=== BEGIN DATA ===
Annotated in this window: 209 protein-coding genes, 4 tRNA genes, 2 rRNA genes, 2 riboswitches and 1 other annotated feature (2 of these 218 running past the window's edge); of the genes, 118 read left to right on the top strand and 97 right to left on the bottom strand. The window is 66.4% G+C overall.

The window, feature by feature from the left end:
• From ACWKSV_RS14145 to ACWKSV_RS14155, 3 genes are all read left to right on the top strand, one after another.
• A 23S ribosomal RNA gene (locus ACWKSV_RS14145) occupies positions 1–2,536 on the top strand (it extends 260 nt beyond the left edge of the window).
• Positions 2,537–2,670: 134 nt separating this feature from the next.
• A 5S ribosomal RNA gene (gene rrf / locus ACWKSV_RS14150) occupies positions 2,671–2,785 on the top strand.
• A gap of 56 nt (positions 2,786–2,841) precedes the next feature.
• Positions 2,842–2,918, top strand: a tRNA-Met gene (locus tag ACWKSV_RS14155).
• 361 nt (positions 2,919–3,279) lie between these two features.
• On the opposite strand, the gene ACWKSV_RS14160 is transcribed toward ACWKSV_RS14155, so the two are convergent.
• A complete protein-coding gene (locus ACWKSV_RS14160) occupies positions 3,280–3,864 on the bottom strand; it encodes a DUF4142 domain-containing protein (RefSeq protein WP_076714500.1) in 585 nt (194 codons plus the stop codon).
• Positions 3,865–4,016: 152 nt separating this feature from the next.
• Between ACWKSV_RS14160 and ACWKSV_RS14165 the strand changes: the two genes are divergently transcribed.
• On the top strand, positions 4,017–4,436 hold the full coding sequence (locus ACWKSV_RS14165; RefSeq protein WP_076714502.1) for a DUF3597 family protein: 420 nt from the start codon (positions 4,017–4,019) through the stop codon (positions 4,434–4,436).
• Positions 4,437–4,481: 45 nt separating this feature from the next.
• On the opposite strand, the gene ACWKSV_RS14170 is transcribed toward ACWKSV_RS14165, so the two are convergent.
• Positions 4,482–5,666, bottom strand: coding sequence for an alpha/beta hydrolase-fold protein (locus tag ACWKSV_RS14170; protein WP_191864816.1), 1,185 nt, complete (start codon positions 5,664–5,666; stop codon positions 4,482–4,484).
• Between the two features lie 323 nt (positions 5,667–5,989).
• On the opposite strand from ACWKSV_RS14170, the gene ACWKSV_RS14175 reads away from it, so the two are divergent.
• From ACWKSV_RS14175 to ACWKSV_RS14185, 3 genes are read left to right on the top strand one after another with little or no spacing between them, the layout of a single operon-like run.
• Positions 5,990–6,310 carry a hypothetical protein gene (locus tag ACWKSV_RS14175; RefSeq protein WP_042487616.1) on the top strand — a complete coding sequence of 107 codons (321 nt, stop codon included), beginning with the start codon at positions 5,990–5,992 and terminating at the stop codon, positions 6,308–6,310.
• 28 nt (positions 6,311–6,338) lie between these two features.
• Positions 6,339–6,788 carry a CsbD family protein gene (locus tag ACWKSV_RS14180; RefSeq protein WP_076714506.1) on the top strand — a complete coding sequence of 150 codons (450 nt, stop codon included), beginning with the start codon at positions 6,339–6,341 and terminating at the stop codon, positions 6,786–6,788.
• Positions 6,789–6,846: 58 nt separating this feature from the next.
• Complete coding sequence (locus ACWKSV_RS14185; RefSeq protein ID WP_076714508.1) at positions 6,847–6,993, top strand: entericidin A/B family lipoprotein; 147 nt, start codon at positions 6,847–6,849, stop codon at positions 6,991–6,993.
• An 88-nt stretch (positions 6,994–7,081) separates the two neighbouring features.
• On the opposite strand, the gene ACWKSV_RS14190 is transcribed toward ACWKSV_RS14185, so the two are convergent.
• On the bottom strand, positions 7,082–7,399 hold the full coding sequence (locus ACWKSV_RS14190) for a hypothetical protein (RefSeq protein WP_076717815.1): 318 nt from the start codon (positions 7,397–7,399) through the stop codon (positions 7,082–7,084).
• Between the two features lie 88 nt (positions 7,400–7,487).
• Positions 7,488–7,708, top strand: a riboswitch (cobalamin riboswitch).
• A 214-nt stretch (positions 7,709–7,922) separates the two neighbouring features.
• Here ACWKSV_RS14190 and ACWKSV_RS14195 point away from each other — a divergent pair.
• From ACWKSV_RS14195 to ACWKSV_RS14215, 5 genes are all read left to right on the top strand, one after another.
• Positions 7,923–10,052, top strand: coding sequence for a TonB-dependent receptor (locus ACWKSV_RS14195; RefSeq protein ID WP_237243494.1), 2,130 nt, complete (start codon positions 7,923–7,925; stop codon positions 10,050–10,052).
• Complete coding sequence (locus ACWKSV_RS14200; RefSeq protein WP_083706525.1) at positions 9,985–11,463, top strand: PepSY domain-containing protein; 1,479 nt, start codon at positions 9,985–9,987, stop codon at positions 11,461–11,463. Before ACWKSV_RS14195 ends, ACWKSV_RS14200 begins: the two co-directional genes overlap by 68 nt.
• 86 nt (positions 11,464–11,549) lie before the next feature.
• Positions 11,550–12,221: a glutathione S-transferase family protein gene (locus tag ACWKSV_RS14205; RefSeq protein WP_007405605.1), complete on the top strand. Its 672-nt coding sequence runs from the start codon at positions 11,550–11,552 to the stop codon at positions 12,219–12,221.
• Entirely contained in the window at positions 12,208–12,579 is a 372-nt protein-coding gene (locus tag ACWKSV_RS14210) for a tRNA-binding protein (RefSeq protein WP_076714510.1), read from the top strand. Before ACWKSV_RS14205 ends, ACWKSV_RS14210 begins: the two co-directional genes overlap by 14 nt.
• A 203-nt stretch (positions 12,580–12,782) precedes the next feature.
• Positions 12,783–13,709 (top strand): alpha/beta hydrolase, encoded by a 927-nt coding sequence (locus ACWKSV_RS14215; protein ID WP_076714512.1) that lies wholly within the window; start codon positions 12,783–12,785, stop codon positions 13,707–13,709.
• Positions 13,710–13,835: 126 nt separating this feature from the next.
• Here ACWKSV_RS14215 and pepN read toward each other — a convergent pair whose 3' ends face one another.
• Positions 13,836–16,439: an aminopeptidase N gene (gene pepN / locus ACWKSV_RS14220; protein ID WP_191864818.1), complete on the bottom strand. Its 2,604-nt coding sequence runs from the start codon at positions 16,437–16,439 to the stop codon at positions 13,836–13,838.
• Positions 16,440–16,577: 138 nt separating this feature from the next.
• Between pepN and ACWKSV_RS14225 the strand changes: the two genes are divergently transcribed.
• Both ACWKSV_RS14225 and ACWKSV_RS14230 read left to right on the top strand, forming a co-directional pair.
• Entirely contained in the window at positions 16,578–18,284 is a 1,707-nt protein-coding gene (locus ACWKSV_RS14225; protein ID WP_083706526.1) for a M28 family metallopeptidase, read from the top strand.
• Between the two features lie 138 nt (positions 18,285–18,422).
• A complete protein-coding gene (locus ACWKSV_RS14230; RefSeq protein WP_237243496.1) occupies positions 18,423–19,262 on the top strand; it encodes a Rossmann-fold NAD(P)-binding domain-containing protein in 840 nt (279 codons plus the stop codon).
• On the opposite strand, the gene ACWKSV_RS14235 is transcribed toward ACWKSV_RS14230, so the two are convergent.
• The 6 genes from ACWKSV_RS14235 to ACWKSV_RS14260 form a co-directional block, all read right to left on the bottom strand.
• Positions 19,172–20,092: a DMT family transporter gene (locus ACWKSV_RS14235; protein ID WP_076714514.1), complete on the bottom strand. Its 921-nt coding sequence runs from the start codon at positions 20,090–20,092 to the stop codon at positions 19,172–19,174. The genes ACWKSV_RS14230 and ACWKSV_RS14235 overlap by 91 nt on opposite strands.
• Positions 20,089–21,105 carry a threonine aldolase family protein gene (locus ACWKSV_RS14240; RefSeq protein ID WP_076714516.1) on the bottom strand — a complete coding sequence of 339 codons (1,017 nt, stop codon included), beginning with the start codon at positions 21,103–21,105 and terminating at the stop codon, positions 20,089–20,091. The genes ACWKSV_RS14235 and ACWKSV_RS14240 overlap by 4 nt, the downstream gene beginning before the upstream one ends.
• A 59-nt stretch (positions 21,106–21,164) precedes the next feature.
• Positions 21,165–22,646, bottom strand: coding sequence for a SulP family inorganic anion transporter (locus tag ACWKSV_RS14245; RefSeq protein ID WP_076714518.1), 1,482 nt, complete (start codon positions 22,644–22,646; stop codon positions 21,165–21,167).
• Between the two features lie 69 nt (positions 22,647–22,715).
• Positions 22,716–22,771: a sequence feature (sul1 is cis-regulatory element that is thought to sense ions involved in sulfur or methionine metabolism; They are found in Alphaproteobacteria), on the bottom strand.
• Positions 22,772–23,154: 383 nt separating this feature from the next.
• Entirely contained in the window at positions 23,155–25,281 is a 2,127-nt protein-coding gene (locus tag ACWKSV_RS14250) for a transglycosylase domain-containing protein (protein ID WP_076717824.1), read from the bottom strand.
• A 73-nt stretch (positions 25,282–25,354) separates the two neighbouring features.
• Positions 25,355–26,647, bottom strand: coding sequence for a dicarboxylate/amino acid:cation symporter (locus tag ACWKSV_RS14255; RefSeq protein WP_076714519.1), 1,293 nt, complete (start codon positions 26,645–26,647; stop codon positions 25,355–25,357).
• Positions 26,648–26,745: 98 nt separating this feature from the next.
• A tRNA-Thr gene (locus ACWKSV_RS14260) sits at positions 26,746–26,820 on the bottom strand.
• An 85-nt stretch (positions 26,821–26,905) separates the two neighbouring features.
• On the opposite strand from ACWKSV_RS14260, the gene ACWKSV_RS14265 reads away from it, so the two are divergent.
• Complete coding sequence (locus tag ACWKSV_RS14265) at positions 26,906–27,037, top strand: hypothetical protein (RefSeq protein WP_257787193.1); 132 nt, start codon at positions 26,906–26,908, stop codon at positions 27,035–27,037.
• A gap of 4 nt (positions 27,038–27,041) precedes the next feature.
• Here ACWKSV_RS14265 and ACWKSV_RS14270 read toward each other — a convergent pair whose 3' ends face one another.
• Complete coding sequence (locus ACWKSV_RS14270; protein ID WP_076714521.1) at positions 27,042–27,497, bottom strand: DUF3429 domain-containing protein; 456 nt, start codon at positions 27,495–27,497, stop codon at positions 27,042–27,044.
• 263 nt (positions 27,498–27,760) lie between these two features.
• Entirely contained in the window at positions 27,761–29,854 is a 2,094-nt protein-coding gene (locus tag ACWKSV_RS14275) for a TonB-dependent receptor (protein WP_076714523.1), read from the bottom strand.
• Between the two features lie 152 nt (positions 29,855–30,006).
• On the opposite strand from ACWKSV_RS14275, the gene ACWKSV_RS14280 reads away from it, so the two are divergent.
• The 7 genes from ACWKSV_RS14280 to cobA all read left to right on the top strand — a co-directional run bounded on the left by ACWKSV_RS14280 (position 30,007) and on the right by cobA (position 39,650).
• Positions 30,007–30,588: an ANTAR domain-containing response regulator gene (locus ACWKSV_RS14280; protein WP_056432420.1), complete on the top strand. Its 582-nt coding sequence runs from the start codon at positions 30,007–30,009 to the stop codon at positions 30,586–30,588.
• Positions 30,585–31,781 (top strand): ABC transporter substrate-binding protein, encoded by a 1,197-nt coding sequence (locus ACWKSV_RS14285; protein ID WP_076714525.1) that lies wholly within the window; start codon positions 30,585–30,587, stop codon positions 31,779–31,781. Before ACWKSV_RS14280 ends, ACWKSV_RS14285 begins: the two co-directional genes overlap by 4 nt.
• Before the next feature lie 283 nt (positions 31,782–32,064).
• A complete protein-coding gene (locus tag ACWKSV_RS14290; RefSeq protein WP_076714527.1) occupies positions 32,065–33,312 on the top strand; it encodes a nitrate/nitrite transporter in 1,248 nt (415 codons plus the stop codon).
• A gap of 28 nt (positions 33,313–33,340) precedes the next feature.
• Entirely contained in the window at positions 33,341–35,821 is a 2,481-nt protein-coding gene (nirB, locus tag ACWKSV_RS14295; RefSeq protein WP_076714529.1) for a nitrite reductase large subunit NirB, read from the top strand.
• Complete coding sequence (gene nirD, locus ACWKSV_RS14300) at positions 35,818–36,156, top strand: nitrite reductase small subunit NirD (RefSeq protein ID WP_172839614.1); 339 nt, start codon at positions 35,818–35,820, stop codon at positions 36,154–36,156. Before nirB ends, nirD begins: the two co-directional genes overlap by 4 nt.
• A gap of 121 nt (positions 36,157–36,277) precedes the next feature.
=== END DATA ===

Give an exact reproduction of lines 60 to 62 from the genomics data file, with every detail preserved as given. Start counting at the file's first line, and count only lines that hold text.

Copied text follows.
• A 73-nt stretch (positions 25,282–25,354) separates the two neighbouring features.
• Positions 25,355–26,647, bottom strand: coding sequence for a dicarboxylate/amino acid:cation symporter (locus tag ACWKSV_RS14255; RefSeq protein WP_076714519.1), 1,293 nt, complete (start codon positions 26,645–26,647; stop codon positions 25,355–25,357).
• Positions 26,648–26,745: 98 nt separating this feature from the next.